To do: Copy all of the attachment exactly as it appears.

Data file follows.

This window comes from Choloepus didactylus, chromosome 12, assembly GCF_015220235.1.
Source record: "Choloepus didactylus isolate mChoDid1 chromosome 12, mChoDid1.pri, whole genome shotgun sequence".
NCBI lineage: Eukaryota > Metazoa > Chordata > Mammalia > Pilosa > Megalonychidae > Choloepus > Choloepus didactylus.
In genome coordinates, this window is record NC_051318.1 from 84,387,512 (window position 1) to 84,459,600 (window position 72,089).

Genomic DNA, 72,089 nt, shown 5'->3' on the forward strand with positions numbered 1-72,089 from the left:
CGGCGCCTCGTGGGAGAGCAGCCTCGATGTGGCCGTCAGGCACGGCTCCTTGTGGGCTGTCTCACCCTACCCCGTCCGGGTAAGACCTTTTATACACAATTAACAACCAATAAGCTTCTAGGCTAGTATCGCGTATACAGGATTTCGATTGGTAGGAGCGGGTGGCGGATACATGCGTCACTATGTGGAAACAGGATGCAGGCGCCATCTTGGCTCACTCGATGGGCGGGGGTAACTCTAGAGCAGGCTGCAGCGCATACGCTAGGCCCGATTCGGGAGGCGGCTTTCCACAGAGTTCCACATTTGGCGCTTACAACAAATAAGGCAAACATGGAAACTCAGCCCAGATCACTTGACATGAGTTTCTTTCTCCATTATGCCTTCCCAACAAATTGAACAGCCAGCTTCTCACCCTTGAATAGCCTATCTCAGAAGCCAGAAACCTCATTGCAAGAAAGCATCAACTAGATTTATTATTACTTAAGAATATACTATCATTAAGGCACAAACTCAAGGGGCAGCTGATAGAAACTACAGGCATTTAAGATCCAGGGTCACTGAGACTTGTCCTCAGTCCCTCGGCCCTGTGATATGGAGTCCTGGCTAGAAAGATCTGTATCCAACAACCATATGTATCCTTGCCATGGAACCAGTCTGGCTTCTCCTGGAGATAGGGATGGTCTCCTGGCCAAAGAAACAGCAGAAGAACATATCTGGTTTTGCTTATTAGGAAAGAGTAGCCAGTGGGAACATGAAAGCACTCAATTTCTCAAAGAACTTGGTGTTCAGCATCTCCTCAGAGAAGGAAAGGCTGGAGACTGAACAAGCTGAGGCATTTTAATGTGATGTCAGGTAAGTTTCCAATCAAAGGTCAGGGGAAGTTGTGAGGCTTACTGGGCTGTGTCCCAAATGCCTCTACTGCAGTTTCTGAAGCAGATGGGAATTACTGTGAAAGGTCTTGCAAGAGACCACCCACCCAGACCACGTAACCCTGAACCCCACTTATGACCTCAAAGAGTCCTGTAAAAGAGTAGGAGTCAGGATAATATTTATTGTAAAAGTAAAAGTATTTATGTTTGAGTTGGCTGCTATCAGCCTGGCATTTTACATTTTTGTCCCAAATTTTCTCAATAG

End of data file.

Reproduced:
This window comes from Choloepus didactylus, chromosome 12, assembly GCF_015220235.1.
Source record: "Choloepus didactylus isolate mChoDid1 chromosome 12, mChoDid1.pri, whole genome shotgun sequence".
NCBI lineage: Eukaryota > Metazoa > Chordata > Mammalia > Pilosa > Megalonychidae > Choloepus > Choloepus didactylus.
In genome coordinates, this window is record NC_051318.1 from 84,387,512 (window position 1) to 84,459,600 (window position 72,089).

Genomic DNA, 72,089 nt, shown 5'->3' on the forward strand with positions numbered 1-72,089 from the left:
CGGCGCCTCGTGGGAGAGCAGCCTCGATGTGGCCGTCAGGCACGGCTCCTTGTGGGCTGTCTCACCCTACCCCGTCCGGGTAAGACCTTTTATACACAATTAACAACCAATAAGCTTCTAGGCTAGTATCGCGTATACAGGATTTCGATTGGTAGGAGCGGGTGGCGGATACATGCGTCACTATGTGGAAACAGGATGCAGGCGCCATCTTGGCTCACTCGATGGGCGGGGGTAACTCTAGAGCAGGCTGCAGCGCATACGCTAGGCCCGATTCGGGAGGCGGCTTTCCACAGAGTTCCACATTTGGCGCTTACAACAAATAAGGCAAACATGGAAACTCAGCCCAGATCACTTGACATGAGTTTCTTTCTCCATTATGCCTTCCCAACAAATTGAACAGCCAGCTTCTCACCCTTGAATAGCCTATCTCAGAAGCCAGAAACCTCATTGCAAGAAAGCATCAACTAGATTTATTATTACTTAAGAATATACTATCATTAAGGCACAAACTCAAGGGGCAGCTGATAGAAACTACAGGCATTTAAGATCCAGGGTCACTGAGACTTGTCCTCAGTCCCTCGGCCCTGTGATATGGAGTCCTGGCTAGAAAGATCTGTATCCAACAACCATATGTATCCTTGCCATGGAACCAGTCTGGCTTCTCCTGGAGATAGGGATGGTCTCCTGGCCAAAGAAACAGCAGAAGAACATATCTGGTTTTGCTTATTAGGAAAGAGTAGCCAGTGGGAACATGAAAGCACTCAATTTCTCAAAGAACTTGGTGTTCAGCATCTCCTCAGAGAAGGAAAGGCTGGAGACTGAACAAGCTGAGGCATTTTAATGTGATGTCAGGTAAGTTTCCAATCAAAGGTCAGGGGAAGTTGTGAGGCTTACTGGGCTGTGTCCCAAATGCCTCTACTGCAGTTTCTGAAGCAGATGGGAATTACTGTGAAAGGTCTTGCAAGAGACCACCCACCCAGACCACGTAACCCTGAACCCCACTTATGACCTCAAAGAGTCCTGTAAAAGAGTAGGAGTCAGGATAATATTTATTGTAAAAGTAAAAGTATTTATGTTTGAGTTGGCTGCTATCAGCCTGGCATTTTACATTTTTGTCCCAAATTTTCTCAATAG